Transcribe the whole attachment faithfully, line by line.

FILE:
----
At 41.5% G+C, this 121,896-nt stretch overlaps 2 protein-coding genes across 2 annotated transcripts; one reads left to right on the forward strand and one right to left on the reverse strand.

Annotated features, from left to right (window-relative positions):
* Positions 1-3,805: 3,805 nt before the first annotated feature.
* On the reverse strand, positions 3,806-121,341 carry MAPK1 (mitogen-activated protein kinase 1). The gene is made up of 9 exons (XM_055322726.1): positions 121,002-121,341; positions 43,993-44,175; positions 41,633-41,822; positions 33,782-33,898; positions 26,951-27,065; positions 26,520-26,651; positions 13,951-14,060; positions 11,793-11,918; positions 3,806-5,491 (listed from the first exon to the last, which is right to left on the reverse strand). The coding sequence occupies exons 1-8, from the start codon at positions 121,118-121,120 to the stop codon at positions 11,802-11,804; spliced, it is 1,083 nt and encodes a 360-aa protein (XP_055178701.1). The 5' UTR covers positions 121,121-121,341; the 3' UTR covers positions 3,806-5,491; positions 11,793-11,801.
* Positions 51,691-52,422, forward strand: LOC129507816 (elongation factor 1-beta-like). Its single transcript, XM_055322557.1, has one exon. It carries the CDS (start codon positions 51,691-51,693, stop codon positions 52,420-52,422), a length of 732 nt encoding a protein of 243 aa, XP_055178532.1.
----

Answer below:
At 41.5% G+C, this 121,896-nt stretch overlaps 2 protein-coding genes across 2 annotated transcripts; one reads left to right on the forward strand and one right to left on the reverse strand.

Annotated features, from left to right (window-relative positions):
* Positions 1-3,805: 3,805 nt before the first annotated feature.
* On the reverse strand, positions 3,806-121,341 carry MAPK1 (mitogen-activated protein kinase 1). The gene is made up of 9 exons (XM_055322726.1): positions 121,002-121,341; positions 43,993-44,175; positions 41,633-41,822; positions 33,782-33,898; positions 26,951-27,065; positions 26,520-26,651; positions 13,951-14,060; positions 11,793-11,918; positions 3,806-5,491 (listed from the first exon to the last, which is right to left on the reverse strand). The coding sequence occupies exons 1-8, from the start codon at positions 121,118-121,120 to the stop codon at positions 11,802-11,804; spliced, it is 1,083 nt and encodes a 360-aa protein (XP_055178701.1). The 5' UTR covers positions 121,121-121,341; the 3' UTR covers positions 3,806-5,491; positions 11,793-11,801.
* Positions 51,691-52,422, forward strand: LOC129507816 (elongation factor 1-beta-like). Its single transcript, XM_055322557.1, has one exon. It carries the CDS (start codon positions 51,691-51,693, stop codon positions 52,420-52,422), a length of 732 nt encoding a protein of 243 aa, XP_055178532.1.